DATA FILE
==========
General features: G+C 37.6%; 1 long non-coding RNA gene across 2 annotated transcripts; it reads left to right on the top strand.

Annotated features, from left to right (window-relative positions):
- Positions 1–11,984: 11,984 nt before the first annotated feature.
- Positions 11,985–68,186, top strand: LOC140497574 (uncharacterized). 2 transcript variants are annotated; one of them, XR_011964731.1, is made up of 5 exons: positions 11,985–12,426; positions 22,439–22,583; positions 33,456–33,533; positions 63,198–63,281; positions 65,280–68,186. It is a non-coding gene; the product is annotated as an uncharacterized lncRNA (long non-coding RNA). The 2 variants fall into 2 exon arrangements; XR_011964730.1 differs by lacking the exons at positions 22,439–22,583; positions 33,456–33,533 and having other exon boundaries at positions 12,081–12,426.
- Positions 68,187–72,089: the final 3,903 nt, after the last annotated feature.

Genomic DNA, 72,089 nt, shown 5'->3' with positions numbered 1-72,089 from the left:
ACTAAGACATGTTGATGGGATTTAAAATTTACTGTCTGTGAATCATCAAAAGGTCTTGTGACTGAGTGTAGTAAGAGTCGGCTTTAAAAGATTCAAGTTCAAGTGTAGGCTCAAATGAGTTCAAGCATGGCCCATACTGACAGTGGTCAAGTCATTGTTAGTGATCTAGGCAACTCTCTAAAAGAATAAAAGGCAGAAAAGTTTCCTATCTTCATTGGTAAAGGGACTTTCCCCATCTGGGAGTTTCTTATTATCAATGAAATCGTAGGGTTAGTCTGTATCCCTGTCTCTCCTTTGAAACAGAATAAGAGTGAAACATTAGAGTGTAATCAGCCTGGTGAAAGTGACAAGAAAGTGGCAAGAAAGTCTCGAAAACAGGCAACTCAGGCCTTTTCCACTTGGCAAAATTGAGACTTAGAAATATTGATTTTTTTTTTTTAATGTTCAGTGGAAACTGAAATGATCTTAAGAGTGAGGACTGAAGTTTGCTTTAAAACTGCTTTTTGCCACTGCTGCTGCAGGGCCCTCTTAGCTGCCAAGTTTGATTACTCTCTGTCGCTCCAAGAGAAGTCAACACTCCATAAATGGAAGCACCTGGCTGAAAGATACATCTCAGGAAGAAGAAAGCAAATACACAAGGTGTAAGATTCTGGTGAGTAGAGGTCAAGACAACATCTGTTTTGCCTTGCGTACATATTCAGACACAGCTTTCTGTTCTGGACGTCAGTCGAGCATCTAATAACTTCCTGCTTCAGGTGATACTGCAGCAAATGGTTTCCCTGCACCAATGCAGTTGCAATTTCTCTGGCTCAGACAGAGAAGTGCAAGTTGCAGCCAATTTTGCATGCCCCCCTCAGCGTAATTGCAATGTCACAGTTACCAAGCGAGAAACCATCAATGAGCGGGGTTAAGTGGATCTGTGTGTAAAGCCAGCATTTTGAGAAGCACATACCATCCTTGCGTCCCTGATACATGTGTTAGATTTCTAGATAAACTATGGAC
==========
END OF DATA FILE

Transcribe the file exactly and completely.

General features: G+C 37.6%; 1 long non-coding RNA gene across 2 annotated transcripts; it reads left to right on the top strand.

Annotated features, from left to right (window-relative positions):
- Positions 1–11,984: 11,984 nt before the first annotated feature.
- Positions 11,985–68,186, top strand: LOC140497574 (uncharacterized). 2 transcript variants are annotated; one of them, XR_011964731.1, is made up of 5 exons: positions 11,985–12,426; positions 22,439–22,583; positions 33,456–33,533; positions 63,198–63,281; positions 65,280–68,186. It is a non-coding gene; the product is annotated as an uncharacterized lncRNA (long non-coding RNA). The 2 variants fall into 2 exon arrangements; XR_011964730.1 differs by lacking the exons at positions 22,439–22,583; positions 33,456–33,533 and having other exon boundaries at positions 12,081–12,426.
- Positions 68,187–72,089: the final 3,903 nt, after the last annotated feature.

Genomic DNA, 72,089 nt, shown 5'->3' with positions numbered 1-72,089 from the left:
ACTAAGACATGTTGATGGGATTTAAAATTTACTGTCTGTGAATCATCAAAAGGTCTTGTGACTGAGTGTAGTAAGAGTCGGCTTTAAAAGATTCAAGTTCAAGTGTAGGCTCAAATGAGTTCAAGCATGGCCCATACTGACAGTGGTCAAGTCATTGTTAGTGATCTAGGCAACTCTCTAAAAGAATAAAAGGCAGAAAAGTTTCCTATCTTCATTGGTAAAGGGACTTTCCCCATCTGGGAGTTTCTTATTATCAATGAAATCGTAGGGTTAGTCTGTATCCCTGTCTCTCCTTTGAAACAGAATAAGAGTGAAACATTAGAGTGTAATCAGCCTGGTGAAAGTGACAAGAAAGTGGCAAGAAAGTCTCGAAAACAGGCAACTCAGGCCTTTTCCACTTGGCAAAATTGAGACTTAGAAATATTGATTTTTTTTTTTTAATGTTCAGTGGAAACTGAAATGATCTTAAGAGTGAGGACTGAAGTTTGCTTTAAAACTGCTTTTTGCCACTGCTGCTGCAGGGCCCTCTTAGCTGCCAAGTTTGATTACTCTCTGTCGCTCCAAGAGAAGTCAACACTCCATAAATGGAAGCACCTGGCTGAAAGATACATCTCAGGAAGAAGAAAGCAAATACACAAGGTGTAAGATTCTGGTGAGTAGAGGTCAAGACAACATCTGTTTTGCCTTGCGTACATATTCAGACACAGCTTTCTGTTCTGGACGTCAGTCGAGCATCTAATAACTTCCTGCTTCAGGTGATACTGCAGCAAATGGTTTCCCTGCACCAATGCAGTTGCAATTTCTCTGGCTCAGACAGAGAAGTGCAAGTTGCAGCCAATTTTGCATGCCCCCCTCAGCGTAATTGCAATGTCACAGTTACCAAGCGAGAAACCATCAATGAGCGGGGTTAAGTGGATCTGTGTGTAAAGCCAGCATTTTGAGAAGCACATACCATCCTTGCGTCCCTGATACATGTGTTAGATTTCTAGATAAACTATGGAC